To the card-carrying anime fanatics out there (hello my comrades), Neo Tokyo at 787 Dundas St. may not be a new name. But for those unfamiliar with the sphere, the store has fueled London’s otaku culture for years.

Neo Tokyo sells collectibles and novelties from almost every anime or manga you can dream of – be it books, Blu-rays, or model kits of your favourite Gundam.

What you can’t find can also be ordered online through the sites’ forum.

Been looking everywhere for the first season of your favourite quirky anime about a family of raccoon-dog creatures struggling not to be eaten by social climbers? Shoot Neo Tokyo a message and they’ll hook you up.

Part of Neo Tokyo’s collection of Blurays and models. Photo by Jen Hillhouse.

I got the chance to sit down with Rob Chamberlain, owner of Neo Tokyo, and discuss the thens and nows of anime and manga culture, and the store’s place in London’s otaku scene.

By fans, for fans

Neo Tokyo was started by three knowledgeable anime fans – Rob Chamberlain, Pete Fey, and Tim Morris, the then owner of the Comic Book Collector – as an expansion into a vacant space beside the Comic Book Collector when it was located on 616 Dundas St.

“I really enjoyed anime and hated my job,” Chamberlain laughs. “I was looking for something other than sweat of my brow kind of work.”

Rob Chamberlain. Photo by Jen Hillhouse.

What started as three fans’ intrepid expansion into the space quickly took off. The store moved to its current 787 Dundas St. location to accommodate for all the anime, manga, and collectibles it offers.

Neo Tokyo works hard to house the ever-expanding industry and cater to its varied fans. It’s an expansion that Chamberlain believes is in part due to the indie market fueling anime’s growth.

Indie publishers cater to the niche tastes of fans while circumventing the big companies like Funimation and Aniplex.

“Indie stuff is getting really popular,” Chamberlain says. “Especially web comics, where I see a new publisher almost every day because some guy decides he’s going to publish his own.”

Chamberlain recounts ONE’s One Punch Man as a fringe indie manga gone mainstream.

“One Punch Man is a great example where the guy was drawing online and wasn’t very good at the art,” he says. “Yusuke Murate, the same guy who did Eyeshield 21, was a fan and wanted to see it succeed, so he offered to draw it. ONE is still doing the web comic.”

Chamberlain believes that the importance of the original creator sticking around is integral to the success of the work, both on the creative and fandom fronts.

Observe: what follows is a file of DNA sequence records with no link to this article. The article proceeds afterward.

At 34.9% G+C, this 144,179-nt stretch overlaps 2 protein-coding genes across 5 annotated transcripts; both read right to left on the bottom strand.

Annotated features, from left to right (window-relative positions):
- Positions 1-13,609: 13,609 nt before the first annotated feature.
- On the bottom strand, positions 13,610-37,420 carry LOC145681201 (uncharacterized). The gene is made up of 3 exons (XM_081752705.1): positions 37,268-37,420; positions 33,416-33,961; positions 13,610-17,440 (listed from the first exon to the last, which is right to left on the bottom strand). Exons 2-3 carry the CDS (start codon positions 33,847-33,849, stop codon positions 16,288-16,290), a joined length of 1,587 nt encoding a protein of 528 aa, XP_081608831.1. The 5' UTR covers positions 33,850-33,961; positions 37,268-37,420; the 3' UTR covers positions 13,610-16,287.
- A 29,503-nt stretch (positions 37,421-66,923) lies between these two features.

“We’ve seen in the last 10 years across the board, that if you let the original creator have control of things, it goes so much better for everyone,” he explains. “Walking Dead, GOT, if you keep the original writer involved and interacting with the creative side of things, you’re going to get something that the fans are going to latch onto more so.

Fairy Tail manga in Neo Tokyo. Photo by Jen Hillhouse.

“If you go and watch a movie, you can feel the difference if it was made by people who loved it or not.”

Anime and manga are substantially more artist-driven than their Western comic counter parts. But the Japanese art has a knack for taking a popular Western trope and morphing it into something unique.

“One of the things that manga and anime does best is take an idea, skew it, and tell a whole new story on it,” Chamberlain says. “Frankenstein, Romeo and Juliet – these classic ideas get skewed, and that’s where I think these things get interesting.”

Chamberlain recalls the manga Real Account, where the artist took the classic “trapped in the game” format and made the characters trapped in a deadly Facebook-esque world.

On the appeal of anime and manga to western kids, Chamberlain believes it all has to do with the way that the form treats its audience in comparison to western Saturday morning cartoons.

“In anime there’s a mile-long backstory behind every character. That’s where anime really grabs hold because you aren’t being talked to like you’re a moron,” he says. “They assume you’re interested and capable of dealing with it.”

He adds western pop culture cartoons make the same false assumption – you’re a moron and it doesn’t have to make sense. Why did Cobra Commander want to take over the world? Because he’s Cobra Commander and he’s got a shiny mask.

Neo Tokyo, Photo by Jen Hillhouse.

Perhaps the hardest question I asked Chamberlain was also the shortest – favourite anime/manga?

“Cowboy Bebop – after that there’s about a 75-way tie for second place.”

You can check out Neo Tokyo at 787 Dundas St.

They also make appearances at London Ribfest and Forest City Comic Con.

Check out their website!

http://www.neotokyo.ca/

 

 

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